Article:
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In health care, the process of underwriting and claims analysis can be both labor-intensive and error-prone. Claim adjusters and underwriters are often required to read and carefully parse hundreds of documents per case. Each year, the insurance market invests an estimated more than $3 billion in work hours devoted solely to collating and summarizing medical records.
A 2006 U.S. National Institutes of Health study identified several major challenges in researching medical records, including assessing the quality of data and combining data from companies with dissimilar coding systems. (Medical coding entails extracting billable information from the medical record and accompanying clinical documentation.) But AI — specifically natural language processing (NLP), the subfield of AI concerned with language data — could offer a solution in its ability to automatically read, summarize, and analyze unstructured text, including medical records entries.
One of several vendors offering an AI platform for medical records analysis is DigitalOwl, which today announced that it raised $20 million in series A funding. Based in Portland, Maine, DigitalOwl claims its software can help insurers, reinsures, and lawyers to better combat fraud, underwrite health plans, execute claims, and build stronger legal cases.
Analyzing medical records
The global market for big data analytics in health care was valued at $16.87 billion in 2017 and is projected to reach $67.82 billion by 2025, according to a recent report from Allied Market Research. It’s believed that health care organizations’ implementation of big data analytics might lead to a more than 25% reduction in annual costs in the coming years. Better diagnosis and disease predictions, enabled by AI and analytics, can lead to cost reduction by decreasing hospital readmission rates, among other factors.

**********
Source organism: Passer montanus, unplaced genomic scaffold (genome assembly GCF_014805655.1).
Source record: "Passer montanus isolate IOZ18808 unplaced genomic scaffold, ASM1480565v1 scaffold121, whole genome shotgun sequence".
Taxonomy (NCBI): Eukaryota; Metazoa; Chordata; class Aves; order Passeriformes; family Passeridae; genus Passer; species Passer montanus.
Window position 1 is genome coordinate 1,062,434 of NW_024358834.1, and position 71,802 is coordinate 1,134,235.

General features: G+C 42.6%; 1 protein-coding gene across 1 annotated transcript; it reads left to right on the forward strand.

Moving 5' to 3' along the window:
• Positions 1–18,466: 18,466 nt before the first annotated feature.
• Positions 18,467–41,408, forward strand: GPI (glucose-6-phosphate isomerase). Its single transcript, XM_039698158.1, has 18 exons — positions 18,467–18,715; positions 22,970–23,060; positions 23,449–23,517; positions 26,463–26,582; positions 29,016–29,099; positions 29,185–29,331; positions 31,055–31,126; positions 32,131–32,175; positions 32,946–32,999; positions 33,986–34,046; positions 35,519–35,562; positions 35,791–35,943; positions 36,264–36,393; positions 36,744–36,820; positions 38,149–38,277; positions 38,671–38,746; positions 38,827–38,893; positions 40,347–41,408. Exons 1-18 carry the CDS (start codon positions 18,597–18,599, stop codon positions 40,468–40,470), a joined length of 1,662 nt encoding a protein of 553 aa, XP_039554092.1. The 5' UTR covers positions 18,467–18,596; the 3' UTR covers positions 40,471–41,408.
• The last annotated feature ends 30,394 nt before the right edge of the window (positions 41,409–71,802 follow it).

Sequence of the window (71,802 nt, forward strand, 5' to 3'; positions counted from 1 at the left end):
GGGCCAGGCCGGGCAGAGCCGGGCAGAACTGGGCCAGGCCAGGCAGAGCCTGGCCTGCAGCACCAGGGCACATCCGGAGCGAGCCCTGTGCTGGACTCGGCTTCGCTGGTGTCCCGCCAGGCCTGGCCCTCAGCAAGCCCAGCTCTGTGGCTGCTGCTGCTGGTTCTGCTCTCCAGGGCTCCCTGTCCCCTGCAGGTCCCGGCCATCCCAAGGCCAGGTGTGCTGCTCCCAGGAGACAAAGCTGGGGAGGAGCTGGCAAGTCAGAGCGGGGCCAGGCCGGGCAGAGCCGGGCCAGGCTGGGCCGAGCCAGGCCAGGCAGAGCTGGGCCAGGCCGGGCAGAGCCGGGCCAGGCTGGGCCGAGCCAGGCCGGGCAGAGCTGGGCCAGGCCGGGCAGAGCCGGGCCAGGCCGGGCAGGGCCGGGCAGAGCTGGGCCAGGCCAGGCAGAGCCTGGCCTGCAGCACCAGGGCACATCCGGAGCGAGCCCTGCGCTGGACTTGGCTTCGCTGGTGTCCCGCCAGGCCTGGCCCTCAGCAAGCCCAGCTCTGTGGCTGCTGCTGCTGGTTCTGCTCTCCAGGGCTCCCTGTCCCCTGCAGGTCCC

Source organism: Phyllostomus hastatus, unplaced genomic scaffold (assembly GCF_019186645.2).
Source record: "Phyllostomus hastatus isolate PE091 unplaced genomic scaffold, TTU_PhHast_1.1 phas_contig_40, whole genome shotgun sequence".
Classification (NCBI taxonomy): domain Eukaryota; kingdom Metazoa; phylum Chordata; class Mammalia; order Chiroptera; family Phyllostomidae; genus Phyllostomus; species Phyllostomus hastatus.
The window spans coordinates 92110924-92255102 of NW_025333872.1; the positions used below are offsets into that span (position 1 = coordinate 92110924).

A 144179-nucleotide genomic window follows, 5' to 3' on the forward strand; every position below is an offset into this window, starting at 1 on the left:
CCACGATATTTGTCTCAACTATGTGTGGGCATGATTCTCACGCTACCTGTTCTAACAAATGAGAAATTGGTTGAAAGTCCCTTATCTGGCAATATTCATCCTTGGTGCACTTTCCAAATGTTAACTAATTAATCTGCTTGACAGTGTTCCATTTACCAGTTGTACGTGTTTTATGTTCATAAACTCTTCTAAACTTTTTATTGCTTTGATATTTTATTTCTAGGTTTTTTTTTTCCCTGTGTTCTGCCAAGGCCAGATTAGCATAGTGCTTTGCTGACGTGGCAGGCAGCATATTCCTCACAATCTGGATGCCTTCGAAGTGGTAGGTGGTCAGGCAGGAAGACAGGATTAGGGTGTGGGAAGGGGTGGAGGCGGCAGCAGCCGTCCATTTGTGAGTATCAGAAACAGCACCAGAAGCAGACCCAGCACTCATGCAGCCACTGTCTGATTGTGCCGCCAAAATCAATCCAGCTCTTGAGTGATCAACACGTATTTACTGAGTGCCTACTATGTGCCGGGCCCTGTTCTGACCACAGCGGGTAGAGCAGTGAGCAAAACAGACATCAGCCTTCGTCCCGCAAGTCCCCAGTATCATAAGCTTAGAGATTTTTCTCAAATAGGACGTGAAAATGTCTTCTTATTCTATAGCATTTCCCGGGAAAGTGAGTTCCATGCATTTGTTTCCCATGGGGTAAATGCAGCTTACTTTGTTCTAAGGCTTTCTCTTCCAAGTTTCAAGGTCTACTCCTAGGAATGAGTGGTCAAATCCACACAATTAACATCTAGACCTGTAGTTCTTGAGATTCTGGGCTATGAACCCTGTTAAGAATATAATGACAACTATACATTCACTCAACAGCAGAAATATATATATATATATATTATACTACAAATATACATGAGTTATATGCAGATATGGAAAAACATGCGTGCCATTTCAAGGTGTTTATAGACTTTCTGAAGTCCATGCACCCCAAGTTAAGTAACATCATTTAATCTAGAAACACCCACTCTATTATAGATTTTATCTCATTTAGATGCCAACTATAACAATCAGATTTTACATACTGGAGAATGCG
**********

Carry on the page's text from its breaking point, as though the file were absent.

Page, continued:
DigitalOwl, which was founded in 2018 by brothers Amit Man and Yuval Man, leverages a proprietary engine to extract information from hundreds to thousands of pages of electronic medical records. The data is presented chronologically, allowing users to search and filter by condition, date, body part, body system, and provider. The complete history is contained within a PDF — every condition, date, and entry is clickable, taking users to the source of the information in the record.
“The need for medical document analysis has gone far beyond classical NLP. Detecting medical entities is not enough to provide solutions to our clients. There is a need to extract the narrative from the case, separate the key findings from the noise, find relationships, and align it with medical and insurance knowledge,” Man told VentureBeat via email. “As the pandemic has forced employees to work remotely, companies have had to adopt new technologies faster than ever just to keep their employees productive. This has generally had a positive impact on attitudes towards technology in some otherwise traditional business models, like insurance.”
Prior to cofounding DigitalOwl, Amit Man was a part of Israeli law firm EKT. Yuval Man led the algorithms and core technology group at Briefcam, a computer vision startup, before founding a firm called Takes and joining assistive device company OrCam.
By extracting medical information from the records submitted to the platform, the Man brothers say that DigitalOwl can provide a “focused summary” of data points with a streamlined navigation system. For one carrier, the company claims to have identified an illegitimate disability claim worth $150,000. For another, DigitalOwl reportedly saved $270,000.
“The DigitalOwl technology solution extracts … medical data points with extreme accuracy, including all types of cancer, heart disease, accidents, orthopedic surgeries, diabetes, arthritis, hypertension, brain injuries, and many more,” the company writes on its website. “DigitalOwl has recently reached a milestone of more than 30 million pages of medical records processed by [our platform.]”